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5Qs and 5As with The Falcoholic: What’s with those blown leads?

On blown leads, Marcus Mariota’s first start since 2019 and how to get Kyle Pitts more involved

NFL: New Orleans Saints at Atlanta Falcons Dale Zanine-USA TODAY Sports

The Los Angeles Rams take on the Atlanta Falcons this Sunday in hopes of providing a more competitive game for the home crowd. Last week’s 21-point loss in the season opener against the Bills was one to forget, but the Rams are the biggest favorites of Week 2: L.A. is a 10.5-point favorite according to DraftKings Sportsbook.

LA isn’t the only team trying to get over a painful loss. Atlanta built a surprising 16-point lead against the Saints which they lost in typical Falcons fashion.

With both teams looking to rebound, I sent some questions over to Kevin Knight of SB Nation’s Falcons blog The Falcoholic to gain more insight into the Rams’ opposition this week.

Q - Blowing leads have unfortunately become associated with the Falcons in recent years. Luckily, this wasn’t as painful as the infamous “28-3” but blowing a 16-point lead to the Saints on opening weekend did little to change that narrative. Who or what was the biggest culprit for the loss to New Orleans and how do they fix that as the season progresses?

A - A defensive series with about 13 minutes remaining in the 4th quarter completely changed the game. Atlanta started a defensive front consisting entirely of reserve and run-stuffing specialists. New Orleans noticed this, ran no huddle so Atlanta couldn’t sub, and scored effortlessly a few plays later. That massive mistake gave the Saints life, and they rolled from there. Ultimately, Atlanta still should have won the game, but elected to punt on 4th and 1 from the New Orleans 42 with less than a minute to go. That sort of cowardly mindset is exactly why this team has earned the “choker” reputation over the years. We can only hope that Arthur Smith and Dean Pees learn from this, but I’m not holding my breath. After all, this has continued to happen with two completely different regimes and rosters. Maybe Atlanta is just cursed?

Q - On Sunday, quarterback Marcus Mariota made his first start since he was with the Tennessee Titans. On paper, Mariota didn’t have the worst game but he had a crucial fumble in the third quarter which played a key role in the Saints’ comeback. Despite the turnover, how would you assess his first start with the Falcons and how could he improve his game against LA?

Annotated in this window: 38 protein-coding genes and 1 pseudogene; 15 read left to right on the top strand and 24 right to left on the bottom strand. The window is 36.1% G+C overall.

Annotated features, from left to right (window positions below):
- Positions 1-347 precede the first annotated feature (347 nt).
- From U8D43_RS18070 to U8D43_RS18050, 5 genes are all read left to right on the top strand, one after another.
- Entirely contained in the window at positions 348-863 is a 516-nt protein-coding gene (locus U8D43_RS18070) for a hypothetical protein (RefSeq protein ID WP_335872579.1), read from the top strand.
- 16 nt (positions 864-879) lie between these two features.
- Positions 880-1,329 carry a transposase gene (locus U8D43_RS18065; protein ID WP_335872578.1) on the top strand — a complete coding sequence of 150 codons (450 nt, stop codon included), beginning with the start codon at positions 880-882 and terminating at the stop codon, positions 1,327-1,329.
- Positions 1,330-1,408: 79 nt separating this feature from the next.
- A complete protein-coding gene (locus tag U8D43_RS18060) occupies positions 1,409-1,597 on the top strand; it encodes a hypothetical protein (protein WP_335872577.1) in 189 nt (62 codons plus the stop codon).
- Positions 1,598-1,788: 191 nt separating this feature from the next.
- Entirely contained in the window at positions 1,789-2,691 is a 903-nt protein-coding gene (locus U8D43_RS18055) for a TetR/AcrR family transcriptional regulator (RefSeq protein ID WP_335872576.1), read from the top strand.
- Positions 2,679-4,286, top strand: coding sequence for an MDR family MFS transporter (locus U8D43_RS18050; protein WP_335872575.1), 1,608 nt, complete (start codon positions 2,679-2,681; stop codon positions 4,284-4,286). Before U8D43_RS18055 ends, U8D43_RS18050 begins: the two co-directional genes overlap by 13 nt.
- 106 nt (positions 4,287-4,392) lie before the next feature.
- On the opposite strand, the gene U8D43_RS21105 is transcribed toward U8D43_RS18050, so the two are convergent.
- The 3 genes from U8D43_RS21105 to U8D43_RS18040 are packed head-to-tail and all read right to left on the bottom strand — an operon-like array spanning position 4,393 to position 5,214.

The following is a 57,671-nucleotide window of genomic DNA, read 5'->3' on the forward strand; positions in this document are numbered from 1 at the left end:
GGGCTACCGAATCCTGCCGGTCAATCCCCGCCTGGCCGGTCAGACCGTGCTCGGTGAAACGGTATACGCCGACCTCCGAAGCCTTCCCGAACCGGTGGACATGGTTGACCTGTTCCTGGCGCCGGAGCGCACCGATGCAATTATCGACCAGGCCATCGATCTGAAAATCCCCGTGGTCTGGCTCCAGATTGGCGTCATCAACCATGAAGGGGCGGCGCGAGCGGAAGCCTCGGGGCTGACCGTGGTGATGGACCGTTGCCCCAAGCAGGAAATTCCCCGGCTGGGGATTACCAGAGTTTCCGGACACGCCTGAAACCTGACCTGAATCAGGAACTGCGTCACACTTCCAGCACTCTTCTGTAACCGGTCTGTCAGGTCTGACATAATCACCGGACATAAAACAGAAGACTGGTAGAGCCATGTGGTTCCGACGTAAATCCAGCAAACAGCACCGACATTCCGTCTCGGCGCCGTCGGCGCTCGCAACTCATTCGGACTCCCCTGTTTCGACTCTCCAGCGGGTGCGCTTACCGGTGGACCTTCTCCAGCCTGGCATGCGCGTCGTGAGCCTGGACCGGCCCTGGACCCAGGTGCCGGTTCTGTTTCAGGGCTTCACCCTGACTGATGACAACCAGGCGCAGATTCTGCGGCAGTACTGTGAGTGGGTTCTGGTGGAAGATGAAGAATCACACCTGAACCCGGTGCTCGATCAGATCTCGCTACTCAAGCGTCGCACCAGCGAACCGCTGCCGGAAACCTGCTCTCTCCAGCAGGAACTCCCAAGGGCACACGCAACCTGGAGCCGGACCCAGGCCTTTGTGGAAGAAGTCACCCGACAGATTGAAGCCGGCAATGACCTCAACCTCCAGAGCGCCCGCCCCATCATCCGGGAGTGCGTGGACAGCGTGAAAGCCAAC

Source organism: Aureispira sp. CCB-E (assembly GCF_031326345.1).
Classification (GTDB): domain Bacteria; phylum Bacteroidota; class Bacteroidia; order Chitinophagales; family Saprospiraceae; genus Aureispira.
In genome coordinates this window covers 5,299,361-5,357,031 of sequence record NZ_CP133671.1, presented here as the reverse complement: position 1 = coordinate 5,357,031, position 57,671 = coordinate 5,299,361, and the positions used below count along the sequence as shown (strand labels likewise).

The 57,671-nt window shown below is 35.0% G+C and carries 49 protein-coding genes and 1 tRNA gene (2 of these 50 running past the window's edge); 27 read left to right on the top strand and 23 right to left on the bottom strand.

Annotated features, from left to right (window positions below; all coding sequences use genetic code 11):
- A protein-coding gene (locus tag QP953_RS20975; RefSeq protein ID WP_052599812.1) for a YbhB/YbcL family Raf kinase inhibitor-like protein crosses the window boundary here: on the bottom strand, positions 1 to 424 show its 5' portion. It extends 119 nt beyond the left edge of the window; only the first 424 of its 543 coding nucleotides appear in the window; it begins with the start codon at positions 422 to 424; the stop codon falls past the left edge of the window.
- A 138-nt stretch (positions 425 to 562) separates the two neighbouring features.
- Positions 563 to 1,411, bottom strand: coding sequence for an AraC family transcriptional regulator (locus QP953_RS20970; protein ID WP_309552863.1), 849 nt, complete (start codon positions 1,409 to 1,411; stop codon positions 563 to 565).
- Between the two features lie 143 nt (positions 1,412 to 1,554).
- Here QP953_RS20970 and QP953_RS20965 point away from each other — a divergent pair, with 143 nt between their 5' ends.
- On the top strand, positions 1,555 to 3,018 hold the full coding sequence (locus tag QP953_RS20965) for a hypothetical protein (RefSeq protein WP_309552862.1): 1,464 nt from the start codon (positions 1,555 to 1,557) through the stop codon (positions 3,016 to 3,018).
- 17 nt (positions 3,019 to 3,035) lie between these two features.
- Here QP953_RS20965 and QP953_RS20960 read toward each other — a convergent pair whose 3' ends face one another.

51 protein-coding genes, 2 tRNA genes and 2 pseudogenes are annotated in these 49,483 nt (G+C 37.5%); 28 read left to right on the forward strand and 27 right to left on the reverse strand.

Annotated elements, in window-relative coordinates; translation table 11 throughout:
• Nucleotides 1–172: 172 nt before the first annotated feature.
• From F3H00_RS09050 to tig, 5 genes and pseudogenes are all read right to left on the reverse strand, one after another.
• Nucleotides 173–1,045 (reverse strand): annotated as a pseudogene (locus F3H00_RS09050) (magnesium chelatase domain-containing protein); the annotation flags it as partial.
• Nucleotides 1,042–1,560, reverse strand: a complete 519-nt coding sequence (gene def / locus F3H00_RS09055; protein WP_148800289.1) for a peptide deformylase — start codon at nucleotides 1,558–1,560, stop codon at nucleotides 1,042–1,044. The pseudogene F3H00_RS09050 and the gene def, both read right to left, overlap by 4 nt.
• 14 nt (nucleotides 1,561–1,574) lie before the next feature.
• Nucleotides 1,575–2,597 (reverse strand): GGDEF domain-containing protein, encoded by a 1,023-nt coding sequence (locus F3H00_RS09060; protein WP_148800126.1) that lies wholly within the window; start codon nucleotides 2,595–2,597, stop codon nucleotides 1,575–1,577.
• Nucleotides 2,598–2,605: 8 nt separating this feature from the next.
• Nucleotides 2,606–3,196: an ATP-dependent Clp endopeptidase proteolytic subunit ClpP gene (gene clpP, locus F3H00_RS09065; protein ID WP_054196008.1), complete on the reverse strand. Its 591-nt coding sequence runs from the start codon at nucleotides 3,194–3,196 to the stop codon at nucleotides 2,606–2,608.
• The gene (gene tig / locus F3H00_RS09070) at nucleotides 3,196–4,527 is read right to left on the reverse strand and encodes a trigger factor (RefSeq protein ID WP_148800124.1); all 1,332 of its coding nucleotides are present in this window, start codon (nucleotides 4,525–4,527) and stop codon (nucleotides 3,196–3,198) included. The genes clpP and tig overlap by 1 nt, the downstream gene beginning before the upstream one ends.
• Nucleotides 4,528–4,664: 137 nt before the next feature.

A - Mariota was pretty good outside of the absolutely crushing fumble. His biggest issues in his first start in Atlanta were his refusal to slide—he will not make it through 17 games if he continues taking hits like in Week 1—and his tendency to prefer checkdowns and shorter throws instead of allowing deeper routes to develop. There were a few occasions when he had time to wait for deeper routes to develop, but he chose to throw short of the sticks. Patience and willingness to trust his blockers and his receivers to come open are two areas to work on.

Q - Second-year tight end Kyle Pitts had a very quiet game week one. He caught just two of his seven targets for 19 yards. Obviously the guy is a matchup nightmare for opposing defenses so how would you like to see Head Coach Arthur Smith getting him more involved in the offense?

A - The Saints sold out to stop Kyle Pitts and it showed. That being said, the Falcons going away from him completely in the second half was inexplicable and the team still refuses to target Pitts in the red zone. I have no explanation for the team’s decisions regarding Pitts, it boggles the mind. He’s the type of player you simply have to target, because there’s a good chance he can make a low-percentage play happen far more often than with any other receiver.

Q - Wide receiver Drake London made his NFL debut by catching five passes for 74 yards. How are you feeling about his potential and were there any other youngsters on the team that have caught your eye so far?

A - With Kyle Pitts occupying the majority of the Saints’ attention on defense, Drake London had an opportunity to make them pay. He did, and was very effective coming off the knee injury that sidelined him for almost the entire preseason. He’s a perfect complement to Pitts and showed exactly what the team was hoping to see in Week 1. Now he just needs to continue to get healthy and build a rapport with Mariota. In terms of other young players, rookie edge rusher Arnold Ebiketie had a crucial sack and was quite effective on just 43% of the snaps.

Q - Disappointing loss aside, the Falcons showed that they might not be as big of a pushover as the league and media pundits had anticipated. What was the biggest surprise about the team’s initial efforts and how does Atlanta build upon it?

A - Thus far, the Falcons pass rush actually showing life has been the biggest surprise. Putting up 4 sacks against a New Orleans offensive line that has been pretty good at protecting the QB in recent years was impressive. On the other side, Atlanta’s offensive line performed far better than expected against a very stout Saints defensive front. They allowed no sacks and just one QB hit, and paved the way for the best rushing performance we’ve seen from the Falcons in years. Atlanta piled up 201 rushing yards against the #1 rushing defense in terms of yards per carry last season, and broke New Orleans’ streak of not allowing a 100-yard rusher for 20 games with Cordarrelle Patterson’s 22 carry, 120-yard performance. If the Falcons can maintain that momentum on both sides of the ball, they’ll be a much more competitive team than expected in 2022. Of course, they also have to figure out how to stop blowing leads, but one step at a time.